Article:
Do you have room in your hearts for yet another recipe from my home’s recent Mexican food bender? Being fairly certain that there was no one left who wanted to hear about my intense, heated affair with making Mexican cuisine at home, I was all set to keep this recipe to myself. Enough with the Mexican food, I thought, and, besides, do people really need instructions on how to cook a pot of beans?
Well, maybe. Because it occurs to me that, most of the time, when people want to cook a pot of beans, they do so with a minimal amount of thought in regard to how one can take something as unromantic as dried beans and turn them into a truly savory and pleasing meal. It might have something to do with the fact that, being a simple food, beans are not generally thought of as being a particularly exciting food, which I completely understand. Beans are humble, and definitely fall low on the flash and glitter scale.
So I propose a bit of a redo when it comes to thinking of beans. How about we treat them like the unfettered palette they are, and, much like we are prone to do with a potato or a batch of plain pasta, put a little extra love into making them shine? Add some spices, chop some onion, and let those beans slowly simmer until they are soft, flavorful, and satisfying. I have a friend who makes the best chili in the known universe, and one of his not-so-secret secrets is to add a bit of Mexican chocolate to his pot of chili. Chocolate and beans go together like, well, beans and rice, and, with a touch of cinnamon and ginger added into the fold, you can give your beans a subtle hit of the unexpected that, trust me, you’ll want to replicate time and time again.
Another tip? Think beyond a plate of beans and rice (though, as I have mentioned, we certainly don’t turn up our noses at beans and rice), and use your slow cooked beans to build a delicious plate of huevos rancheros. A little roasted pepper here, a bit of ranchero sauce there, and you’ve got the makings of one special breakfast (or lunch…or dinner…I mentioned that I was on a huge Mexican food kick, right?).
Slow-Cooked Beans and Huevos Rancheros
I learned a little while ago that the secret to really soft beans with no disagreeable after effects (ahem) is to add a bit of baking soda to the beans while they are cooking. The baking soda breaks down the skins of the beans, making everything incredibly soft without being mushy. As an added bonus, adding baking soda to your beans will eliminate the need to soak the beans overnight, which I am terrible at remembering to do, so I never do it. Also, I don’t have a slow-cooker, but I’ll bet this recipe could easily be adapted to one so you could toss everything in first thing in the morning and then have everything read to go by the time you get home from work. If anyone tries it out, let me know how it goes.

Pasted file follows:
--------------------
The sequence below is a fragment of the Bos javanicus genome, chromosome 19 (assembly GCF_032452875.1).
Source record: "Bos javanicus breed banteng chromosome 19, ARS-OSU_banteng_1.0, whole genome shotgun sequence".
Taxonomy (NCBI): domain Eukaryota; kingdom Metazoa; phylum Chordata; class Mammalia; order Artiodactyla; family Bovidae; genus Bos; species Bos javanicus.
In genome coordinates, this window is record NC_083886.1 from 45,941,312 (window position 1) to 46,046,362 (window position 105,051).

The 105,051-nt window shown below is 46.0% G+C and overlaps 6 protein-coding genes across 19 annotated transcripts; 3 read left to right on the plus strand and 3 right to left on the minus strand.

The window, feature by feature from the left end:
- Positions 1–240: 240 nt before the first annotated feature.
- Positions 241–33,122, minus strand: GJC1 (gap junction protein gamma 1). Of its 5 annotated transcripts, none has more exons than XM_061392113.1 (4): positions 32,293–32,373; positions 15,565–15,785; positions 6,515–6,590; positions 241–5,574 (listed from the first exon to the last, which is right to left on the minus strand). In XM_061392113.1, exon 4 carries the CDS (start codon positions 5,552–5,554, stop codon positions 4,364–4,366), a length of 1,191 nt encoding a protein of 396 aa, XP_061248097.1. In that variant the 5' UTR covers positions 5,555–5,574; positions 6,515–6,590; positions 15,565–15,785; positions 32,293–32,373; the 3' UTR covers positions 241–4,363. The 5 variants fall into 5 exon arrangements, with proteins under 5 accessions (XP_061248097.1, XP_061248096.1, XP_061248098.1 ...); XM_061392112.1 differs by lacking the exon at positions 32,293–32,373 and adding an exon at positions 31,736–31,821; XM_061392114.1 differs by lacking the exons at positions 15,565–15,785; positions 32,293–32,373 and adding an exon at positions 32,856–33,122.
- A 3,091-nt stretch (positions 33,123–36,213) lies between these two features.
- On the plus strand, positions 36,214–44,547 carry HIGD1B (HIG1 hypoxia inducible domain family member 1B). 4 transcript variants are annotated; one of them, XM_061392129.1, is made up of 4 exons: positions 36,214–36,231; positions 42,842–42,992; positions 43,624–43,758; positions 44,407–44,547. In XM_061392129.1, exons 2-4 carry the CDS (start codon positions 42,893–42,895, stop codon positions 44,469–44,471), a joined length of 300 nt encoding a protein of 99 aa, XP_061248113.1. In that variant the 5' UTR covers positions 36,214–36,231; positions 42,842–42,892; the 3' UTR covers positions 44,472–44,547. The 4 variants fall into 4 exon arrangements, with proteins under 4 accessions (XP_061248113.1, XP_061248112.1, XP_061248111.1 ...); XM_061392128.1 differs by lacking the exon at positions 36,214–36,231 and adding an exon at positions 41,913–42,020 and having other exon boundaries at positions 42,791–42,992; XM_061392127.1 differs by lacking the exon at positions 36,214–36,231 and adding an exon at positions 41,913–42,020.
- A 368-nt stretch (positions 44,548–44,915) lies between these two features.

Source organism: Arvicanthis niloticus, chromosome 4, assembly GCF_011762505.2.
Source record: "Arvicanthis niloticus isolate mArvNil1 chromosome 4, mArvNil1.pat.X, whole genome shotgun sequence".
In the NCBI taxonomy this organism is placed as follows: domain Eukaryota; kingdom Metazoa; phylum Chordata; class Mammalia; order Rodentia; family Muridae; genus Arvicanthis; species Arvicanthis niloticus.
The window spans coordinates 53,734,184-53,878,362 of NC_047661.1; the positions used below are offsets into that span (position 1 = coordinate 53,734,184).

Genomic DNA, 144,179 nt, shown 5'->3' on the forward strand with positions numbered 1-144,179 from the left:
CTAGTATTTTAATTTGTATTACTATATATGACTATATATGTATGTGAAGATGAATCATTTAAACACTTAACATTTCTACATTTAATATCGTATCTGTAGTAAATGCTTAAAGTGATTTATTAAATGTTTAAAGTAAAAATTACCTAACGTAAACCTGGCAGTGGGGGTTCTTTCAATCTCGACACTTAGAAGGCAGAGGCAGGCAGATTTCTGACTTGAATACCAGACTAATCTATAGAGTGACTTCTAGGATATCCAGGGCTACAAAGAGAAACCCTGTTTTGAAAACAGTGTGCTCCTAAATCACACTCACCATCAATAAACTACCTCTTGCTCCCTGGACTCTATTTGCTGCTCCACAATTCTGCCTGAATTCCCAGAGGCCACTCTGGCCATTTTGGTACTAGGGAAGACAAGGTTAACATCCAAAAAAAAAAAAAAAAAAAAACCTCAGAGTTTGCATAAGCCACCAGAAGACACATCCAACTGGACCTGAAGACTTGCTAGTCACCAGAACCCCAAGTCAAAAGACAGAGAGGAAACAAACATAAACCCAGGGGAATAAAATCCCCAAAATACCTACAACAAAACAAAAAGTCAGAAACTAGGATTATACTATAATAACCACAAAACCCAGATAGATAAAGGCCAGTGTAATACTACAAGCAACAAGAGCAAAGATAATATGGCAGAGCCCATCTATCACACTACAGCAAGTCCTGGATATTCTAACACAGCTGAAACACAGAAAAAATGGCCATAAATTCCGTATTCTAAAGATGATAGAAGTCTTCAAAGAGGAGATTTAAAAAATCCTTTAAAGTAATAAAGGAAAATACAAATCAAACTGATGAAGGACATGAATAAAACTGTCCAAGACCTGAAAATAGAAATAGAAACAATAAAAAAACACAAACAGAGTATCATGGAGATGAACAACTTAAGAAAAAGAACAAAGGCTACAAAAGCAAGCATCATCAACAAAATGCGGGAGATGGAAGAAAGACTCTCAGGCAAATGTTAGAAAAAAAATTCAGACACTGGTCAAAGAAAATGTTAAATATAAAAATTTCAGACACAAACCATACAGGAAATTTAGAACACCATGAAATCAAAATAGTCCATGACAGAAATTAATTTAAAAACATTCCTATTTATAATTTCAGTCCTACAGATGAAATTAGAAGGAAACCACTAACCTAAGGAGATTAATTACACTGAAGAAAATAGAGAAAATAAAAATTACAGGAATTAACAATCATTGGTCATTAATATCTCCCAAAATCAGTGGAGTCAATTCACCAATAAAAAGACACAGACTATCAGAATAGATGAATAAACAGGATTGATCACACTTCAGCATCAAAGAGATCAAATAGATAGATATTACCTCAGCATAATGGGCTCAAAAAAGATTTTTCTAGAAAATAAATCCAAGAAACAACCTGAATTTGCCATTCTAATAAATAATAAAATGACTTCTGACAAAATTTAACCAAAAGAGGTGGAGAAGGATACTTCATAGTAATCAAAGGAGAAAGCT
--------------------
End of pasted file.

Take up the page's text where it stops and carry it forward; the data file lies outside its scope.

2 cups dry beans, rinsed well (we like a mixture of black beans and red beans)
2 quarts of water
½ teaspoon baking soda
½ cup finely chopped yellow onion
2 cloves garlic, finely minced
2 teaspoons ground cumin
1 teaspoon chili powder
1/8 teaspoon ground ginger
1/8 teaspoon cayenne pepper
2 teaspoons unsweetened cocoa powder
pinch Mexican oregano
½ teaspoon salt
½ teaspoon black pepper
In a large pot, combine beans and water. Bring to a rapid boil. Lower the heat to a simmer, then stir in baking soda. The water will foam up vigorously. Keep stirring until the foaming subsides, then add the onions, garlic, cumin, chili powder, ginger, cayenne pepper, cocoa powder, Mexican oregano, and cinnamon. Stir to combine.
Bring mixture up to a simmer, then cover and cook for 1 ½ to 2 hours hours, stirring occasionally. Add salt and pepper, stir to combine, and taste for softness. If you find that you want your beans softer, cook for an additional 30 minutes.
This is our basic method for making 1 serving of huevos rancheros. You can, of course, double or triple it as you wish.
1 green bell pepper or poblano pepper
1 or 2 corn tortillas
1 teaspoon vegetable oil
salt and pepper
Extras: ranchero sauce, salsa, shredded cheese
Heat your oven’s broiler on high, and place an oven rack on the highest setting. Place pepper on a baking sheet. When the broiler is hot, place the baking sheet and pepper directly under the broiler, and roast the pepper until the skin is uniformly blistered and blackened, turning the pepper for even roasting, about 5-7 minutes.
Remove the pepper from the oven, place it on a plate, and cover the plate tightly with foil, allowing the pepper’s skin to steam free while it cools. When the pepper has cooled enough to handle, peel off the blackened skin, remove the stem and seeds, and slice the pepper into narrow strips. Set aside.
In a small skillet, heat oil over medium low heat. When oil is hot, gently fry the corn tortillas, one at a time, until it is soft and pliable, about 20-30 seconds. Remove tortilla to a plate, and crack the egg into the pan. Fry the egg until it is as done as you like it (I like a runny yolk but a firm white). Place cooked egg on top of the heated tortilla, and sprinkle with roasted pepper.
Adorn your huevos rancheros with slow-cooked beans, ranchero sauce, or salsa. Good to eat at any time of the day.